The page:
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Measuring Trust

We have already established that trust is a fundamental foundation required in order to embark on change. Arguably, it is ‘bad business’ to introduce disturbance and risk into a business without a level of trust

A key step in setting up organisational change for success is to put systems in place to encourage the behaviour that is required in order to achieve your goals. Remember, if it is measured, it happens.  When measuring or tracking change, establish and monitor the following two sets of measures:

Lag measures – is the change on track and delivering what it said it would? (e.g. milestones, workplans, goals, outcomes) 

Lead measures – are the teams, leaders and people able to keep the change on track? ie: sustain the change to all goals achieved.  Trust indicators would be included in this set.  Resilience, coping, engagement may be other indicators included in the lead measures.


How do you measure trust?

Trust, similar to employee engagement, is a psychological construct.  It needs to be made demonstrable in order for it to be measured.  In other words, what will be the tangible evidence that trust exists and how will this be captured?  This is where the uniqueness of your organisation and teams comes into play.  The evidence for your team may be quite different from another team. 

Here is an example of an approach you may take: 

Identify the types of things that are associated with trust.  Put these on a continuum where you see trust identifiers at one end and the opposite at the other.  An example is below: 

Curiosity ……………………………………..Defensiveness 

Active open listening………………………..Poor listening & monologues 

Direct communications …………………..Indirect communication 

Transparency & Clarity……………………..Hidden & Distortion 

Receptive to Change………………………..Doubting of Change


Assign a rating scale between the continuums.  Define observable behaviours related to each end of the continuum, as relevant to your team.  For example: 

‘Curiosity’ behaviours could be:

Asking questions before giving an answer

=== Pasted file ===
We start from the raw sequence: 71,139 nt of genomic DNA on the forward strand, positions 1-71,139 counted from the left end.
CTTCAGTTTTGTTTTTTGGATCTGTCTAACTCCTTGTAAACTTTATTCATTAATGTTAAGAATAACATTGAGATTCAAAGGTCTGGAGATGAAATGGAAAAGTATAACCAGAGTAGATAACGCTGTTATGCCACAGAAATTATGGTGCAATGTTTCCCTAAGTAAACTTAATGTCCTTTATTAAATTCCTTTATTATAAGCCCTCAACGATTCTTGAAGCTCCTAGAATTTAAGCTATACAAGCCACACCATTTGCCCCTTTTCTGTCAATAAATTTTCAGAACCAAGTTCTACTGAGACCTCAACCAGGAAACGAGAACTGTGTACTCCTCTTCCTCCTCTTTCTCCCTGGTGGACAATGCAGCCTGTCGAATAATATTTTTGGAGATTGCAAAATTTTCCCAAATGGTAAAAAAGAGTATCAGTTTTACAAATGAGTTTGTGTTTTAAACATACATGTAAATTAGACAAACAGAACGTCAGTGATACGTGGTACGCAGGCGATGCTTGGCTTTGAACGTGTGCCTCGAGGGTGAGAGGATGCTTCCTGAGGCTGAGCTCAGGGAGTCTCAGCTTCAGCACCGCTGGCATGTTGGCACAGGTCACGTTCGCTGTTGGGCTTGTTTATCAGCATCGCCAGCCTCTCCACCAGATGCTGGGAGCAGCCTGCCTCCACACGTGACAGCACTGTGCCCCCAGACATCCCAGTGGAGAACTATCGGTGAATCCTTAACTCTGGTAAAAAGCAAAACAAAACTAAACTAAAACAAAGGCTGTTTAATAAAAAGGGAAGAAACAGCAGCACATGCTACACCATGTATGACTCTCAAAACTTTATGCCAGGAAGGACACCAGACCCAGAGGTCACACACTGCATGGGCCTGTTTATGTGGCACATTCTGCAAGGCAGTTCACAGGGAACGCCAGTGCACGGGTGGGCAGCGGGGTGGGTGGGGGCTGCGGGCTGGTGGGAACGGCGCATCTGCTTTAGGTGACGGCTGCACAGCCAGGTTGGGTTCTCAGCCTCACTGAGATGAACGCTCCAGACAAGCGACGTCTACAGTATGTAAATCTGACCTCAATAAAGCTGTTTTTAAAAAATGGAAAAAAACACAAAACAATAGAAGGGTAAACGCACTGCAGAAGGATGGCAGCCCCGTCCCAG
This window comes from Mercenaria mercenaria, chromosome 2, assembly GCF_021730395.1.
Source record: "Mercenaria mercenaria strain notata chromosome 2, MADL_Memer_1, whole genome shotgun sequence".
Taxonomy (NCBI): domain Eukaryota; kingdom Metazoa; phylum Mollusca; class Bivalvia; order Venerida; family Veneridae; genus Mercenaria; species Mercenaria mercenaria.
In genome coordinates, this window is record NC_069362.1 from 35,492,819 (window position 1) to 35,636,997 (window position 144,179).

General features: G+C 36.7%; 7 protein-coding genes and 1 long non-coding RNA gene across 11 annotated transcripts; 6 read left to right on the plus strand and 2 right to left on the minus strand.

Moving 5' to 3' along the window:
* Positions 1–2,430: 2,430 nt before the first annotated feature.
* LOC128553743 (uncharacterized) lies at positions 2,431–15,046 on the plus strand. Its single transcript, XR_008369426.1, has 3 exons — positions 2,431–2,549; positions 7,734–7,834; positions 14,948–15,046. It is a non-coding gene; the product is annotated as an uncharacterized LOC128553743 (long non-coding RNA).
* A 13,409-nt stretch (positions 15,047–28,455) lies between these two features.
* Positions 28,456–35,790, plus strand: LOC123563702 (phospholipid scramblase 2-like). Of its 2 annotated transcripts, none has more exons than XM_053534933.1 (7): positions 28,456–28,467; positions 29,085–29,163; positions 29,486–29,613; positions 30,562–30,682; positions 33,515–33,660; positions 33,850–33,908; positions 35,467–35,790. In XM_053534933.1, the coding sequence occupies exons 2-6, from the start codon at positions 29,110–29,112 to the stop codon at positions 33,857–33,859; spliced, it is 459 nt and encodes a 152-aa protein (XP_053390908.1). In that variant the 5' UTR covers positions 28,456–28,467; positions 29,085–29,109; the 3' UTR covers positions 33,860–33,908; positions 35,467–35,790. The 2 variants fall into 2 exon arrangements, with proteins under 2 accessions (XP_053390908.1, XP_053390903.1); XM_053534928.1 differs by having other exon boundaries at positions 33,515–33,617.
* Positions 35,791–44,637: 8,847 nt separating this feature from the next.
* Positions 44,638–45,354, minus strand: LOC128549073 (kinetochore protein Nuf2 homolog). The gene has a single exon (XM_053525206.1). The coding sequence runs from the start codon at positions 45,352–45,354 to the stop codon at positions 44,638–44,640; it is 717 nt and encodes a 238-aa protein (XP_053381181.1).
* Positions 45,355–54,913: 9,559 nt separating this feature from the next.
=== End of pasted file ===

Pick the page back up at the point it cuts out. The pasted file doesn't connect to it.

Asking follow-up questions to gather further information


The measure could be the number of questions asked in each change team meeting.  Whether a followup question is asked, before information is given.  Or the number of unsolicited emails requesting information on the organisational change. 

Make sure it is a simple yet effective indicator that can be tracked over time. 

For high quality change management practice, ensure that each leader has a dashboard of key metrics for his/her team, to gauge how they are travelling in the change journey.  The trust measures would form part of this. The closer the score to the right, the more effort required in order to increase trust.  The common theme of the characteristics on the right hand side of the above continuum is a fear of loss, e.g. losing power, losing ‘face’, losing comfort.  Change has been described as the ‘distribution of loss’.  In many ways, measuring trust is an indicator of the degree of some of this loss.  By looking at the measures, a leader can focus on how they need to act in order to foster trust and deal with perceived loss. 

Related Research

Amanda Hay (2002) examined trust and organisational change.  She found two interesting outcomes:

Trust within a team changed little over time, however, the trust between teams and trust in management were dynamic and fragile and were more vulnerable to impacts from organisational changes.

When viewing trust, many times it is more visible by its absence and the demonstrable consequences of mistrust, such as conflict, tension and secrecy.

Both findings are worth considering when planning for and measuring change.

This article is authored by workplace high performance expert Lyndal Hughes, Associate Director at Third Horizon.

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